Cinderella slipper fits UConn in upset over top seed Florida
BY SETH GRUEN Staff Reporter April 5, 2014 10:34PM
ARLINGTON, TX - APRIL 05: Shabazz Napier #13 of the Connecticut Huskies goes to the basket as Dorian Finney-Smith #10 of the Florida Gators defends during the NCAA Men's Final Four Semifinal at AT&T Stadium on April 5, 2014 in Arlington, Texas. (Photo by Chris Steppig-Pool/Getty Images) ORG XMIT: 477050317
Updated: May 8, 2014 9:59AM
ARLINGTON, Texas — If the improbable UConn Huskies and their coach, Kevin Ollie, have proved one thing, it’s that they are great at fighting the current.
After starting the previous season burdened with an interim tag, Ollie battled doubters to earn a long-term deal later that year.
Now his Huskies — considered a temporary darling even heading into last weekend’s regional — have demonstrated there is nothing fluky about their run. In a tournament in which they have stung some of the country’s most-talented teams, the seventh-seeded Huskies (31-8) have an opportunity to win a national championship after beating Florida (36-3), the overall top seed, 63-53 on Saturday in the Final Four.
“This group of guys has been together for three years and in those three years we’ve been through a lot,” East Aurora product Ryan Boatright (13 points) said.
“Even when nobody believes in us, we believe in each other and we believe in our coaching staff.”
UConn beat St. Joseph’s in a first-round OT thriller, tripped a Villanova team once thought to contend for a top seed, upset Iowa State and Michigan State (the most-talented team in the field) before ending the Gators’ 30-game winning streak.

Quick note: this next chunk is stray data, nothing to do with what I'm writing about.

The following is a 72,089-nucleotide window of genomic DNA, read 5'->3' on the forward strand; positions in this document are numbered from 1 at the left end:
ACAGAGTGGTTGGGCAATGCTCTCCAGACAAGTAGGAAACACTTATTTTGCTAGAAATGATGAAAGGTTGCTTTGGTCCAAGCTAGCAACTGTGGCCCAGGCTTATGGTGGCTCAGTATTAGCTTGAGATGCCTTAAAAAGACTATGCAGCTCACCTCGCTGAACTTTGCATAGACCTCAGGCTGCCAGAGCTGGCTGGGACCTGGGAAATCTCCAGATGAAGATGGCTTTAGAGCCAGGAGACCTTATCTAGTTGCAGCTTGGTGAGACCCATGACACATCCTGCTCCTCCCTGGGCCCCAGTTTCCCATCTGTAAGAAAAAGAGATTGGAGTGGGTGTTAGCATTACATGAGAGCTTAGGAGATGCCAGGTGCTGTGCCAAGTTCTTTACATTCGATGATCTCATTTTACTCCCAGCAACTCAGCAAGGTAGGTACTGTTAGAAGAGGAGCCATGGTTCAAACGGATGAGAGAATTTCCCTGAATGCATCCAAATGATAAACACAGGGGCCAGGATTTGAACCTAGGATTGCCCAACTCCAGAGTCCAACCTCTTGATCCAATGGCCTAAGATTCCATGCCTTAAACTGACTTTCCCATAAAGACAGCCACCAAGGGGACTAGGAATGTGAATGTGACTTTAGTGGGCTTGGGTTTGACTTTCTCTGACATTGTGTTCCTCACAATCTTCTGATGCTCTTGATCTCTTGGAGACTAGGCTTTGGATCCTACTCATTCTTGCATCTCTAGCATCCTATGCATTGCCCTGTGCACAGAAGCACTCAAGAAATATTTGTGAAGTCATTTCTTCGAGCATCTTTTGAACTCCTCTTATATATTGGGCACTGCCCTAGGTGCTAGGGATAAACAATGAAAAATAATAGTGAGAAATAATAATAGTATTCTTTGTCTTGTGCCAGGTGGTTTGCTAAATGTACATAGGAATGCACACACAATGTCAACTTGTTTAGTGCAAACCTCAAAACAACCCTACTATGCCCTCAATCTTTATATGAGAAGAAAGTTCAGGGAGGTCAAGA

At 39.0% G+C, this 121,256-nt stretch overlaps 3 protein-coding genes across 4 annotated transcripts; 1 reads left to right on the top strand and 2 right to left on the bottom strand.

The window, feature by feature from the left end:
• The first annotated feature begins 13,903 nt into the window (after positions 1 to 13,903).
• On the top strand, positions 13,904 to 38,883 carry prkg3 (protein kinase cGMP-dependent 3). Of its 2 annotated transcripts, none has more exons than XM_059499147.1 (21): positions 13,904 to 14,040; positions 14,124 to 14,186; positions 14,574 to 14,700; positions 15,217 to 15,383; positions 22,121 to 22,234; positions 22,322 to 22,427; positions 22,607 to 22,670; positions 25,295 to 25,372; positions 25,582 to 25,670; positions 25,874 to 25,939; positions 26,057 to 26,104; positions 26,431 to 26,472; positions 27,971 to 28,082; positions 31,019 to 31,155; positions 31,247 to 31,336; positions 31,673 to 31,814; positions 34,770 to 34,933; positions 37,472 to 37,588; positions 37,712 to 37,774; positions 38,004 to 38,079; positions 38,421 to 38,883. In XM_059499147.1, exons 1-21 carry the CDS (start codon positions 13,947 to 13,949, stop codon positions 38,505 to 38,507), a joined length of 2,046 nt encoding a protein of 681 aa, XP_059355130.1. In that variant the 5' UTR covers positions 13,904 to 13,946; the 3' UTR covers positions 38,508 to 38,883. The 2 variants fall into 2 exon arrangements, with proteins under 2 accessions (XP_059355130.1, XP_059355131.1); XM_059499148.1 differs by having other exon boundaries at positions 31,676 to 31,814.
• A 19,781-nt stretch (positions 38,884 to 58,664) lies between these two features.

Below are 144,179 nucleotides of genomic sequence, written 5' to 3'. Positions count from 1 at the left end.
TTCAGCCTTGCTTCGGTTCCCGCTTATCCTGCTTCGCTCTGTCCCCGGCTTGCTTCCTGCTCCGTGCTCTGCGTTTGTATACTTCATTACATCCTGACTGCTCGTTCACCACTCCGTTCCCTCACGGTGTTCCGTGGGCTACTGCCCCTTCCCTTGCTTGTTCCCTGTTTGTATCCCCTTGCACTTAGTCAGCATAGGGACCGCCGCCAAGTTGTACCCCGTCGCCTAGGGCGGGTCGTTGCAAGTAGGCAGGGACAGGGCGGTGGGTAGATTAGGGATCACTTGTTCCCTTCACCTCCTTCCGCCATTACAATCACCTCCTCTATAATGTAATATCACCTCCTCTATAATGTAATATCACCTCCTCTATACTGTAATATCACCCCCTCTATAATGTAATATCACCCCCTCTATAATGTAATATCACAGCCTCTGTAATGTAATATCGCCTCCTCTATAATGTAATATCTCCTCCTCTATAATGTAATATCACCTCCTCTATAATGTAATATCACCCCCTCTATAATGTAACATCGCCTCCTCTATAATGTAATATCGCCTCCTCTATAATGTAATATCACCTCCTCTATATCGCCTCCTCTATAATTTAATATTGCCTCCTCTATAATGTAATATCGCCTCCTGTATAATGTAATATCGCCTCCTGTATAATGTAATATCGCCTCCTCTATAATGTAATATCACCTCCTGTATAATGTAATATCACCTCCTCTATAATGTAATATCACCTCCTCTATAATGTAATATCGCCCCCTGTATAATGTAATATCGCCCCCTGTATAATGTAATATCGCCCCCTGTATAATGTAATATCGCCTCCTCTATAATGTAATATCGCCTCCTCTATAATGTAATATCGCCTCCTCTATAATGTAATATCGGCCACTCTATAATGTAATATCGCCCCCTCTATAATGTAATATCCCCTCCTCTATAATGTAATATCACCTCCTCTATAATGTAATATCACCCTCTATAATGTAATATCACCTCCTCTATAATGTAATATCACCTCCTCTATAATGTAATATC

It hasn’t been a smooth road.
Gators center Patric Young, an action-figure lookalike, ripped through UConn in the first 10 minutes of Saturday’s semifinal.
Young (19 points) appeared unstoppable, while the Huskies’ do-it-all-senior, Shabazz Napier, who led the team in scoring, rebounding and assists this season, was having his worst game of the tournament.
Napier (12 points) didn’t score until 3:54 left in the half. But DeAndre Daniels, whose confidence has been a priority for the UConn coaching staff, picked up the slack with 20 points on 9-for-14 shooting.
“We started off a little bit slow and we just told guys just to stay with it and keep believing in each other,” Daniels said.
Quite the turnaround. A month ago, no one could have predicted Daniels would be the difference-maker as the Huskies found themselves down by 12 early.
After watching the job Ollie did with Daniels, the program might need a velvet rope to keep back the bevy of prospects who will line up to play for him. That is, if the NBA doesn’t get to Ollie first.
Not bad for a coach once considered merely a bridge from the Jim Calhoun era as the Huskies embarked on a year in which they were ineligible for the postseason.
“We just wanted to be relentless and make them uncomfortable,” Ollie said. “We wanted to challenge every dribble, every pass.”